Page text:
The slow gentle movements of Qigong practice stimulate the physical body in many of the same ways that other modern forms of calisthenic exercise do. They stretch and strengthen the muscles. They activate and move the joint through complex ranges of motion. They stimulate the cardiovascular system.
But hidden within the ancient exercises is a powerful healing benefit. This power comes from acupuncture meridian stimulation. This is where Qigong exercise is unique to all other forms of physical conditioning. As each exercise is conceived, there is thought given to the specific energetic meridian that would be stimulated by the physical motion.
As the movements are strung together into specific choreography, the sum can take on an even greater power than the individual exercises. For example, combining an exercise that stimulates the stomach meridian, with one that stimulates the spleen meridian, with one that stimulates the large intestine meridian, now will have the effect at stimulating the digestive system as a whole.
This will result not only in a wonderful physical exercise program but also help to heal the absorption and digestion of food. This combination can turn a seemingly gentle workout into a powerful weight loss tool.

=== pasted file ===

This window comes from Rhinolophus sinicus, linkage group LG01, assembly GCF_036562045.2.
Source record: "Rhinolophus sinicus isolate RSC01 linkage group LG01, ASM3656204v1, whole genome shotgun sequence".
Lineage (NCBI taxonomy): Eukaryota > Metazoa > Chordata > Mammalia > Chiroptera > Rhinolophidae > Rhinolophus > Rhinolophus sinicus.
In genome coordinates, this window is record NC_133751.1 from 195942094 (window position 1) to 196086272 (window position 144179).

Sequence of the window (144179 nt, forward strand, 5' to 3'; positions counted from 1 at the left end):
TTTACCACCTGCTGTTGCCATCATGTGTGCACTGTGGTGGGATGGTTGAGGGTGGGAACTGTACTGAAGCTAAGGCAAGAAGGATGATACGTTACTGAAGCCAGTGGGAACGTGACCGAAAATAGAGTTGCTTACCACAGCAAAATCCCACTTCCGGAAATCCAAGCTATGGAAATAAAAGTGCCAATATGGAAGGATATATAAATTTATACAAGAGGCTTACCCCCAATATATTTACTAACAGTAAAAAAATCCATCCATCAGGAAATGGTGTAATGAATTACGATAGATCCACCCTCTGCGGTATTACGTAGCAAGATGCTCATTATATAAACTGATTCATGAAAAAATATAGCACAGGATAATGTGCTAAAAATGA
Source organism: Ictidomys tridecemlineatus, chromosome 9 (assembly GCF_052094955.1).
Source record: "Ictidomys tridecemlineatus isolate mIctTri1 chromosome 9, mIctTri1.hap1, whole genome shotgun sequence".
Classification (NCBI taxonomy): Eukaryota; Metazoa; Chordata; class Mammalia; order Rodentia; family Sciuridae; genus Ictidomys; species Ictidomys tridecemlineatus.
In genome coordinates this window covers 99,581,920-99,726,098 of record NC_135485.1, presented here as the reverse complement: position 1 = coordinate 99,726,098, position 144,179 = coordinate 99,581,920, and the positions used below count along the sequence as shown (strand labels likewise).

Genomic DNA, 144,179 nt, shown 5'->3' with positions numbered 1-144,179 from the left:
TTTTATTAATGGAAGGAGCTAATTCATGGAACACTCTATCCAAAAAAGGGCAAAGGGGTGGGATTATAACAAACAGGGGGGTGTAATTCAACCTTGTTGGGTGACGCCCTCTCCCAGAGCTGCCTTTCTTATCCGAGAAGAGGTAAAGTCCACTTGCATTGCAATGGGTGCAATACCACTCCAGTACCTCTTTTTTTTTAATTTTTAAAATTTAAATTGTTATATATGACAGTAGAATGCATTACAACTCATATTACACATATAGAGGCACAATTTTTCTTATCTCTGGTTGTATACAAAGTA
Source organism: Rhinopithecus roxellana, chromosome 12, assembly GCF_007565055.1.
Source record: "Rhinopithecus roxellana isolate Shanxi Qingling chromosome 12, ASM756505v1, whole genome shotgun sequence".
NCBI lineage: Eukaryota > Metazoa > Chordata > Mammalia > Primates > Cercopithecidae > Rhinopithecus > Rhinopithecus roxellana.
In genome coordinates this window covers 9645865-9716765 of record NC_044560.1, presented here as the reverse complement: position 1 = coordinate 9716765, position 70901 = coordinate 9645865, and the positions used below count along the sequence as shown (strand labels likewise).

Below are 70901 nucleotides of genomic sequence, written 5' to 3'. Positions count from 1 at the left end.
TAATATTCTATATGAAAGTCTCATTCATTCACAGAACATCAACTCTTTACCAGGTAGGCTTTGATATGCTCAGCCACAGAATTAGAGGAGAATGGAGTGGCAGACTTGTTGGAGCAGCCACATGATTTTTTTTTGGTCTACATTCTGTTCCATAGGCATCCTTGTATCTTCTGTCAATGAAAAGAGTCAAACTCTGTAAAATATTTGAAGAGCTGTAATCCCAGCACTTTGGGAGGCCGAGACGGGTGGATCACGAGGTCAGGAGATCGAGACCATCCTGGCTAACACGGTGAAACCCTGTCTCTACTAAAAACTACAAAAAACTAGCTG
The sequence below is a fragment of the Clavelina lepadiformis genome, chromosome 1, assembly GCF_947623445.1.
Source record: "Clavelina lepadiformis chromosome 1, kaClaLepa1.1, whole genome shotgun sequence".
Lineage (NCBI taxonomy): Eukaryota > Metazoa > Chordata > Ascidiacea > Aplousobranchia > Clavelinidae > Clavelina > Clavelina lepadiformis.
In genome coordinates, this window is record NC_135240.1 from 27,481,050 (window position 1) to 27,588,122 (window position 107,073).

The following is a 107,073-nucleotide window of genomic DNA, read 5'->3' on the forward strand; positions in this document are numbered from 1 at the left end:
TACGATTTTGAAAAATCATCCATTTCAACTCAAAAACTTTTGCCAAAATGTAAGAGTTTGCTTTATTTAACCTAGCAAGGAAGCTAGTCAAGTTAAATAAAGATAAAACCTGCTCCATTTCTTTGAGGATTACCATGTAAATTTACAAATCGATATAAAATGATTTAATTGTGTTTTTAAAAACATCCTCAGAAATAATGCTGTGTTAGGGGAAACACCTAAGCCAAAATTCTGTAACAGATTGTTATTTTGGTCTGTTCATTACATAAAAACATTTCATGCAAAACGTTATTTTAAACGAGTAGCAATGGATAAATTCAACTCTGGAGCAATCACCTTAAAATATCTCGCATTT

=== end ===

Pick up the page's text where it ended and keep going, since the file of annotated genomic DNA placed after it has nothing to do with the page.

What is the best Qigong exercise?
So that begs the question, if you were to choose only one Qigong exercise to practice on a given day, what would it be? Well, the simple answer is, one that stimulates everything! All muscles, all bones, and all acupuncture meridians.
Now, there are many exercises that accomplish this goal, but one of my all-time favorites is definitely Teacups from the Wuji Qigong set. My Master often referred to this exercise as a full body fixer-upper! The set is composed of 18 different exercises, each with its own focus, but together are designed to represent the chaotic nature of the day.
The set begins with an exercise representing sunrise and ends with one representing sunset. The other 16 movements can be called upon in any order as needed. As long as your day begins with sunrise and ends with sunset, the rest is up to you. But of all 18, Teacups stands out as a truly powerful healing tool.
The strong lower body stance anchored to the ground stimulates the six meridians that run through the legs, while the dynamic upper body movements simulate the six meridians that run through the arms. The exercise balances yin stillness in the lower body with yang movement of the upper body.
As it was taught to me countless times, eventually you will begin to feel like the calm at the center of the storm. Finding stillness in motion is an amazingly powerful feeling to experience. While training this exercise, there is so much going on around you, so there is no time to worry about external problems or issues of the day. There is only the calmness and peace of the movement.
A calmness is stimulated by full body unified movement and total energetic meridian stimulation. It is why in my humble opinion, Wuji Qigong Teacups is one of the best Qigong exercises you could practice... Give it a try.